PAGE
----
I soon discovered that Wikiloc would be a great asset as far as planning my trail routes would go. The mobile app All Trails would also turn out to be another great resource, in addition to the physical trail maps and local hiking books that I’d find at Finca Buenvino, a local family-owned and run guesthouse right in the Natural Park. The guesthouse is quite popular with hikers who make their way through the area, which also meant that the family who owns it would be another great resource when I had questions that I couldn’t find the answers to in the guidebooks and online.
Getting to Sierra de Aracena and Picos de Aroche Natural Park
Landing in Madrid, I’d take the speed train to Seville (2.5 hours) and then a bus to Aracena (1.5 hours), arriving at Finca Buenvino, which would be my starting and ending point for each day.
The trails I would follow would be:
- Sendero Alto del Chorrito Trail
- Sendero Linares de la Sierra-Alájar por “El Caracol”
- Sendero El Caracol
- Sendero de Gran Recorrido “Tierra del Descubrimiento”
- Camino Santa Ana-Castaño del Robledo
And what can you expect to see along these trails? Well, incredible views of the rolling mountains of Andalusia, for one. Plus, sprawling plots of chestnut trees, the occasional Iberian pig farm, a secret waterfall and the incredible “pueblo blanco” white villages such as Los Marines, Linares de la Sierra, Alájar, Castaño del Robledo and Fuenteheridos.
With well-marked trails, friendly locals and beautiful year-round weather, my decision to explore Sierra de Aracena and Picos de Aroche Natural Park turned out to be one of the best decisions I could have made.
How to Plan Your Trip and What to Know Before You Go
There are a few crucial things to know before you go. And how to plan accordingly. These are my top pieces of advice, and the steps I took to plan this hiking trip.
Choose a place to stay that makes sense for you
Finding a good place to stay and call home base was important to me. Traveling so much, I’m very particular about where I stay. And, as a solo female traveler, who I stay with is even more important. Since I was hiking through a natural park, camping wasn’t an option – they don’t allow it in the natural parks as a way to protect that local geology and protected flora I mentioned earlier. So, I chose the charming Finca Buenvino guesthouse as my home base, taking off from there each morning. The family that owns the guesthouse will even drive you to some of the trailheads that are farther away. And – my selling point – the mother and son are both trained chefs, so the meals are absolutely spectacular and a nice reminder that you’re in Spain.
Find the best resources for navigating the area and the different trails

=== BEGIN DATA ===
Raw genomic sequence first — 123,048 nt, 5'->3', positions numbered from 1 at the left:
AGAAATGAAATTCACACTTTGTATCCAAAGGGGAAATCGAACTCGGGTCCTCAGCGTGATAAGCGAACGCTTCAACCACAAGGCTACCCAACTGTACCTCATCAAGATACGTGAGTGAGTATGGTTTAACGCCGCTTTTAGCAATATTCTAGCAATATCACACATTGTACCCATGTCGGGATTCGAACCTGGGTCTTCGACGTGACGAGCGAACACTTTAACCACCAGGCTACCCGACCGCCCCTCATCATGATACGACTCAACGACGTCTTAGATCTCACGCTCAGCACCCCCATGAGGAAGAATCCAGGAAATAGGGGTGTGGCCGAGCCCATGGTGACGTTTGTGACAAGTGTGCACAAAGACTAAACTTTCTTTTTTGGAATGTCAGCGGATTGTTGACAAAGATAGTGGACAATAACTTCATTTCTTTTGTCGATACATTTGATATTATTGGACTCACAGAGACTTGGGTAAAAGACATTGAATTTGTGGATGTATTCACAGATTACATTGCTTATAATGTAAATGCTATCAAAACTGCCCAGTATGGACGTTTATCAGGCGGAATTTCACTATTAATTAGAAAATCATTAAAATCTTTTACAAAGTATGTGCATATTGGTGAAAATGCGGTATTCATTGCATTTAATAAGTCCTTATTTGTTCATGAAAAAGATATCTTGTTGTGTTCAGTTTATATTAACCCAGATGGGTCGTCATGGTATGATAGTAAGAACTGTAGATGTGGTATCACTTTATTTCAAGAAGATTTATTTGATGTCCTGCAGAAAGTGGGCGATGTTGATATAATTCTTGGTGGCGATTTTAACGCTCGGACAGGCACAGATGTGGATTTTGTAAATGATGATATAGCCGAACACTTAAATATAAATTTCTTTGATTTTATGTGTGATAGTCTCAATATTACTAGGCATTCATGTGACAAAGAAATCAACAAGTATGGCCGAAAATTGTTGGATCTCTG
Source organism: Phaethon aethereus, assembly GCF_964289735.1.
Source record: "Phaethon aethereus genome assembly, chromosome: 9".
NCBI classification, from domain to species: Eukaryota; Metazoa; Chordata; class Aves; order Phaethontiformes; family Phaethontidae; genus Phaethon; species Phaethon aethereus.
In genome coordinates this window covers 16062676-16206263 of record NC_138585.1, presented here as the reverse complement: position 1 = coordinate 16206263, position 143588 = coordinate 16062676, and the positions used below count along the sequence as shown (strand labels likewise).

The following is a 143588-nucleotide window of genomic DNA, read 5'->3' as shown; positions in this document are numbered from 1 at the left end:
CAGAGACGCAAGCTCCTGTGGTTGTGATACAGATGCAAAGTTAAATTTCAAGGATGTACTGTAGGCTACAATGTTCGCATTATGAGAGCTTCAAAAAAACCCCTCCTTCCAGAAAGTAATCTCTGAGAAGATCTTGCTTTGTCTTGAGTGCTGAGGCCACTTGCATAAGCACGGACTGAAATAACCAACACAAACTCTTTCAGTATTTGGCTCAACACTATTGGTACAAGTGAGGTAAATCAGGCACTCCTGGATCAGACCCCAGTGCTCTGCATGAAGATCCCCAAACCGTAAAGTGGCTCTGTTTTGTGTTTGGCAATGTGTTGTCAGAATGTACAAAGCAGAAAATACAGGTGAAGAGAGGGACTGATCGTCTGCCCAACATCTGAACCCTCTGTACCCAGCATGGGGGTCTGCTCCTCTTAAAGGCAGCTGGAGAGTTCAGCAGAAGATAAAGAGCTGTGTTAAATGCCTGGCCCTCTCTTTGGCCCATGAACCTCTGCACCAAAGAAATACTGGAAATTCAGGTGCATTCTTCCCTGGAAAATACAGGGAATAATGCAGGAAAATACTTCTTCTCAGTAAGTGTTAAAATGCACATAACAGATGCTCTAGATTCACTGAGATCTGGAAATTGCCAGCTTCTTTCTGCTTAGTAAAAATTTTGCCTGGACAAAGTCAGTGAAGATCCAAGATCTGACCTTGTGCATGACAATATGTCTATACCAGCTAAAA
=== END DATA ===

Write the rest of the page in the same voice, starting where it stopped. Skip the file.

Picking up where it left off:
Once I arrived I used a combination of Wikiloc, the All Trails mobile app, Google Maps and physical maps, to make my plans. Whether you plan to check out different trails each day, or challenge yourself to do all-day hikes, the natural park has a great mix of small villages to hike through, elevation gains (and descents), and is well-marked with trail markers. I found Wikiloc to be my most useful resources for planning – it told me trail difficulty, length, exact elevation gains/descents, and even GPS coordinates.
Because I travel with Osprey’s Fairview 55 backpack, I was able to pull off the front pack and use that as my daypack for the hikes. I would pack snacks, a hydration bladder, an extra pair of sneakers, an external battery pack to charge my phone, a first aid kit and the physical maps and local trail book that was available to borrow from Finca Buenvino.
Have an emergency plan
While the trails were well groomed and well-marked, and I had made very good plans, I still got lost on my final hike. Which, it happens. The key is to not freak out. And I knew that I had a backup plan had something gone terribly wrong (I had cell service and the local emergency phone number, as well as Finca Buenvino’s phone number, both written down). Looking at the physical maps that I had with me, I knew that I could follow one of the nearby backroads to get to the start of my next trail, which is exactly what I ended up doing, getting my hike back on track.
Ask locals for additional tips
This is something I live by no matter what I’m doing – always ask locals for tips. (Always!) It’s how you find the stuff that guidebooks and websites don’t mention. And that’s exactly how I learned about Chorros Waterfall, a place I would have otherwise missed since it wasn’t exactly on, but wasn’t far off either, from my trail.
I can’t recommend this area for hiking enough – especially if you’re a solo female traveler. I never once felt unsafe. It’s not common for the locals in the villages to speak English, but that was never a problem – they’re accustomed to tourists.
Planning and navigating the trails in the natural park was extremely easy. And even when you get lost or in the case of an emergency – you don’t feel a sense of panic – there are farms, roads and plenty of villages in the area. Each village is only a few miles from the next, so you’re not out in the park for hours or miles at a time by yourself, and the villages are great places to find food and water throughout the day.
And – my favorite part – the trails (including the other trails around Finca Buenvino) are not overrun with other hikers. Yes, you will see the occasional other hiker, but, for the most part, you have these incredible views of Andalusia and the natural park all to yourself.
So, for my first big solo hiking trip, this area was perfect. And, whether you’re getting ready or thinking about planning your first/next/100th adventure, just remember that the outdoors welcomes everyone, no matter how much adventure travel experience you have.
Follow Breanna on Instagram for more of her adventures!